Comments

  1. captain wackey says:

    dear meylnda –
    thanks for the flattery. i need and appreciate it. as for your equipment list? why don’t you come to branch for a few days? see how it’s done. be happy to show you.
    best,
    buck

  2. No problem, i’d be happy to give something back. I found your site in the Spring and regularly check back. I like your asthetic, plant choices and writing style.I keep telling my husband that i want a plasma cutter and a welder for christmas, maybe then i can give Buck a run for his money.

  3. When they get placed i can get some pics for you. However, the landscaping probably won’t be completed for a while, with the seasons turning.

  4. Hey, it sounds like these works may be coming to my area,
    Orillia Ontario.

    • Deborah Silver says:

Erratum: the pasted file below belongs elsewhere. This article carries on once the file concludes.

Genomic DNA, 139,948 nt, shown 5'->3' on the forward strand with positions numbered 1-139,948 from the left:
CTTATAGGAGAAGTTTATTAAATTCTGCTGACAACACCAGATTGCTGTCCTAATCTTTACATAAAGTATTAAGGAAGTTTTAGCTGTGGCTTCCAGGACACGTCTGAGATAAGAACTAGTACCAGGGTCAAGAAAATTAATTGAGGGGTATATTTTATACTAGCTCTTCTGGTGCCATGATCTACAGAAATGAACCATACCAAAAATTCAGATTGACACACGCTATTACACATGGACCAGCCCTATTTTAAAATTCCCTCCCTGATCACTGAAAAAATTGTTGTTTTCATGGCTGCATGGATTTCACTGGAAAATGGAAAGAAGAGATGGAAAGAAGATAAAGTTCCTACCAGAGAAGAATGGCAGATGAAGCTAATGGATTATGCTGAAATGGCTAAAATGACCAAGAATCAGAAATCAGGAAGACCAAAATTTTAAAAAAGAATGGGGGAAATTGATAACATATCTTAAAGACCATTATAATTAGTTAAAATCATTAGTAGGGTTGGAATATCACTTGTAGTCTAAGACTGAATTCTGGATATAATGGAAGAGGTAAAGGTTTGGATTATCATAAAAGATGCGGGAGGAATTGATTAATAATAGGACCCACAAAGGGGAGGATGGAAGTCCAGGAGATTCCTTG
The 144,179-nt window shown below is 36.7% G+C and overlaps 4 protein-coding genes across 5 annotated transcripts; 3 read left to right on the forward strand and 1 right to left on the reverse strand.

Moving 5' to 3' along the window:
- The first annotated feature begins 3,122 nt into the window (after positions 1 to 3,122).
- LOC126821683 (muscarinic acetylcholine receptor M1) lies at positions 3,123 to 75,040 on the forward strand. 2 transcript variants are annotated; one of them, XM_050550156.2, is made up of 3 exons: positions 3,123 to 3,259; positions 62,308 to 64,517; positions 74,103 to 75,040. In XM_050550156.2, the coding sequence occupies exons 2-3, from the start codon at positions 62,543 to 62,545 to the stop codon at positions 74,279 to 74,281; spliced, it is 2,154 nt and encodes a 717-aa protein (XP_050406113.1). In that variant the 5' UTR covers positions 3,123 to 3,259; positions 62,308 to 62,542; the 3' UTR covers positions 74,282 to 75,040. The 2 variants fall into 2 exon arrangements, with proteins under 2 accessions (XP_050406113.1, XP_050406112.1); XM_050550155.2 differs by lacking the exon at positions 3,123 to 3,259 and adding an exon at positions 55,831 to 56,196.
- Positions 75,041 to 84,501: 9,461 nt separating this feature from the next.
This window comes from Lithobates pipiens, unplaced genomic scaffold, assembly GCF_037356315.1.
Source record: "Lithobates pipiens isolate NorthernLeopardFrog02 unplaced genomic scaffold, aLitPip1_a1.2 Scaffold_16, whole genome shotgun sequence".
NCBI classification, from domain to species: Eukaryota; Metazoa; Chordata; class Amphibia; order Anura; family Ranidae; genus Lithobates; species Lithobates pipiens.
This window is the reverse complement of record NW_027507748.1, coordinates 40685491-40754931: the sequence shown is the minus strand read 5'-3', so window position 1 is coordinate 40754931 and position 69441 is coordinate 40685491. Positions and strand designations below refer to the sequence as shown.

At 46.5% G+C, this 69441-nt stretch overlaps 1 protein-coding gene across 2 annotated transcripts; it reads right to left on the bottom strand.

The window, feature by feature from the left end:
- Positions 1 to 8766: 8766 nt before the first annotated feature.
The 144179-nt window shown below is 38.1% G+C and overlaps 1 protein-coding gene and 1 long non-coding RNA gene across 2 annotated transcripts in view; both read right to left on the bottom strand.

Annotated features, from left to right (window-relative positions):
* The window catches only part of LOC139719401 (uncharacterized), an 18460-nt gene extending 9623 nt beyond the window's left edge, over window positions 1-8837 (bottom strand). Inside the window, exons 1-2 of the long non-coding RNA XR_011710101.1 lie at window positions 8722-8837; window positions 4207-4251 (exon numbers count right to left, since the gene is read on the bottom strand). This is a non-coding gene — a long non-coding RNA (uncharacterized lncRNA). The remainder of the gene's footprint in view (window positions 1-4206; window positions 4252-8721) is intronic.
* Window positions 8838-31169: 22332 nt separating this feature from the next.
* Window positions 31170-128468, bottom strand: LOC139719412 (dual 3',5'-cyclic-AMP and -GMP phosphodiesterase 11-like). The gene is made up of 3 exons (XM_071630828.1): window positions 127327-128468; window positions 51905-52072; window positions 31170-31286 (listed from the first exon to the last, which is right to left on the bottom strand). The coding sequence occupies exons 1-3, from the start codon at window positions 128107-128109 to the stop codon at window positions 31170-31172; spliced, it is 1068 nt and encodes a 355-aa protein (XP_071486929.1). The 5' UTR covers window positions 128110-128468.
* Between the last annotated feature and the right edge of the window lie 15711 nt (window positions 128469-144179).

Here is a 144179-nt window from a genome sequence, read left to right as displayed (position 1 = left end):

Dear Melynda, they are coming to your area! They will be placed at the new Orillia Public Library/Market Square project in Ontario.

  5. I am always amazed by the engineering and precise knowledge that is required at times like these. Quite opposite of how I think, but I live with an artist who also knows the engineering. Great admiration from here!

    • Deborah Silver says:

      Buck is always saying to me, I’m an architect (which he has been for 30 years)-this is what you get from me. I will tell you, the pear, with its asymmetrical shape-gave him fits. However, you cannot tell that from the piece. His fabrication is amazingly precise.

  6. I’m impressed! They are beautiful! Looking forward to seeing the finished look.

  7. janet aronoff says:

    YEA!! Buck stunningly beautiful Janet

  8. “leave the … plan in the car, and just dance.”
    Yes.

    Lovely project. Will we get lucky enough to see photos of the install, too? Or does our trail end with the shipping north?

    (Happy either way, but curious)

    • Deborah Silver says:

      Dear Jenn, I will campaign for pictures. Actually, Orillia is close enough to me, I could drive up and see them. The sculptures will be much different with the finish-and the installation all that much more different. I do hope to post about the end of the story. Thanks, Deborah